As for his future plans, Griffiths said he doesn't have another job lined up. "I plan to spend more time with my family," he said.
The chief said he did not know who the next chief will be, but offered him the following advice: "Be dedicated to your guys no matter what type of political pressure you face."
The mayor appoints the police chief and oversees the police department.
The third-class city code requires an officer from within the department to be promoted to the position. The three corporals on the force are Bryan Primerano, Darwin Tobias III and Jarrod Scandle.
Fellow chiefs react
Griffiths was lauded for his service by neighboring police officials and city council members, most of whom were caught off guard by his decision.
Mount Carmel Police Chief Todd Owens, who has known Griffiths for more than 20 years, said he was shocked.
"I've worked with him through the years with the drug task force," he said. "He was always a good guy to work with and had great experience as a criminal and narcotics investigator, and also did a good job as an administrator."
Coal Township Police Chief William Carpenter said he had "no idea it was coming."
"I've worked with him for a lot of years and wish him the best of luck in his retirement," he said.
In referencing Griffiths' love for fishing, Carpenter, a 32-year veteran of the township police department who has been chief for eight years, kiddingly stated, "There will be a lot less trout in Mahantongo Creek by the end of the summer."
Council members shocked
Councilman David Kinder said he learned of the decision in Wednesday's News-Item.
"He's been an excellent policeman and chief, and he's also a very good person," he said. "But I understand he needs to do what's best for him."
Councilman Charlie Verano expressed shock, too, but said he has no ill feelings and thinks "the world of Eddie Griffiths as a man."
Verano said he discussed several issues with Griffiths and told him he was committed to having the furloughed officers return to work, which council and the mayor were able to achieve.
"Nothing led me to believe he was going to retire, but I don't blame him," he said. "There is a lot of pressure in that position and it's a different environment today from when he came onto the force. I wish him and his family nothing but the best and I would hope he will continue to be my friend and support me."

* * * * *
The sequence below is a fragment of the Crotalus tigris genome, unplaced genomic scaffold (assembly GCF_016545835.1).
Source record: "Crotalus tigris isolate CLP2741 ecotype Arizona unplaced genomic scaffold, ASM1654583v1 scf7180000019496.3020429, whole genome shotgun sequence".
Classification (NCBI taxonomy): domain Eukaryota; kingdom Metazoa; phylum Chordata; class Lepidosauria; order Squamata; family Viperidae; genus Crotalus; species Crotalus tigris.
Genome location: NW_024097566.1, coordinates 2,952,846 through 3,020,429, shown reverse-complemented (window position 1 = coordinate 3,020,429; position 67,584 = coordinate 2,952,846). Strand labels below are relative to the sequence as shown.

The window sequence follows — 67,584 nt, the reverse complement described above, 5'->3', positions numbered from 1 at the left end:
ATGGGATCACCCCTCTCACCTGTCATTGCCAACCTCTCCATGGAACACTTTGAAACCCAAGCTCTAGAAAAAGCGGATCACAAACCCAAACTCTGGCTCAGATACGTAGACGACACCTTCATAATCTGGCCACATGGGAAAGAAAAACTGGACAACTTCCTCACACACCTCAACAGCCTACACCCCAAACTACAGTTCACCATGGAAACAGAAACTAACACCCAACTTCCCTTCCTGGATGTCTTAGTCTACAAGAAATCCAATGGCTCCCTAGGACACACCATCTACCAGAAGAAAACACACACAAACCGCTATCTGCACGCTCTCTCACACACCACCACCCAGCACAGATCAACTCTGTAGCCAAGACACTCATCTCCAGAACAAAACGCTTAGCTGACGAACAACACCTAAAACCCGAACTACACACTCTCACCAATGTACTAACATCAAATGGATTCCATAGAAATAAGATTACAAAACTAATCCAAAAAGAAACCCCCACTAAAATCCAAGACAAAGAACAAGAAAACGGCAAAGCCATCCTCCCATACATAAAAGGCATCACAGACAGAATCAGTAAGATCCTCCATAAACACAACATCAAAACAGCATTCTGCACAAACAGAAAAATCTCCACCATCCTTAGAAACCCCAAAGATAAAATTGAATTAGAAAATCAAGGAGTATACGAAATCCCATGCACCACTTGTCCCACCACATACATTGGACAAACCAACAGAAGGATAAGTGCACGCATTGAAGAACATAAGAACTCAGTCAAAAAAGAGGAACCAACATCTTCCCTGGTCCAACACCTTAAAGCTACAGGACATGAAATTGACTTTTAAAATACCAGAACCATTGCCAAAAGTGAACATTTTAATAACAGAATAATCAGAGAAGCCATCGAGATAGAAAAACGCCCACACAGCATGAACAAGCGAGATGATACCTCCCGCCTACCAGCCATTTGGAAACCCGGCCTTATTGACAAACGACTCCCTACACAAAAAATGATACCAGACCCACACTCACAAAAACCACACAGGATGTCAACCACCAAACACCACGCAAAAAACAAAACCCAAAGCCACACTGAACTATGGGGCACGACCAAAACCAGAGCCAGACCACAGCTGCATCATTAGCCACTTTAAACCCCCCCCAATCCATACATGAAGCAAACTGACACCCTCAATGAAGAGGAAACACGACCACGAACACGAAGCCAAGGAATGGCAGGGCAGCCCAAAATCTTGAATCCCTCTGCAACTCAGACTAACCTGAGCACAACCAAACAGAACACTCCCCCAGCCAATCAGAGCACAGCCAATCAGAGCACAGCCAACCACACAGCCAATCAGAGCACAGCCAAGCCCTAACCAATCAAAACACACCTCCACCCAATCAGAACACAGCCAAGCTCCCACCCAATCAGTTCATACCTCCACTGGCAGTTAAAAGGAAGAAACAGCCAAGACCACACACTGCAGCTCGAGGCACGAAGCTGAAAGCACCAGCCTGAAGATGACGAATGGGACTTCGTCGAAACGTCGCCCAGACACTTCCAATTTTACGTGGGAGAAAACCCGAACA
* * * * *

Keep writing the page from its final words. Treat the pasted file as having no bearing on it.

Councilwoman Barbara Moyer also found out about Griffiths' retirement when reading Wednesday's newspaper.
"I was genuinely surprised by it. I looked forward to working with him," she said. "I've known Ed through various capacities over the years and always had a good rapport with him. We had been working on a plan to reopen the playground on Shamokin Street. I wish him well."
Had been 'grumblings'
Rhoades, who has been a councilman for 23 years, said Griffiths retirement will be "a great loss" to the city and police department.
"I voted to hire him many years ago and our relationship goes way back," he said.
Rhoades said he understands some of Griffiths' concerns, but refrained from commenting about them because they involve the mayor.
Rhoades was the only council member not surprised by Griffiths' decision to retire.
"There has been some grumblings due to the way things have been handled within the police department and speculation that he was seriously looking into retiring," Rhoades said. "I can understand the difficulties he's having. It's sad there wasn't better communication between him and the mayor."
When police officer furloughs were originally considered in December, four full-timers and two part-timers were in jeopardy. Two full-time officers and the two part-timers were eventually laid off when the budget was adopted that month.
Milbrand and the new council worked in January to recall the full-timers, both of whom were laid off less than one month before being recalled. One of the part-timers was recalled, too, and a vacant secretarial position at the department was filled.
But the city and the police union are also engaged in contract negotiations for a new collective bargaining agreement. The old one expired at the end of 2013. Details are sparse on what both sides may be seeking, but it's not unlikely that the city would be seeking to maintain current salaries while union members would be looking to continue annual raises. Length of contract may also be at issue.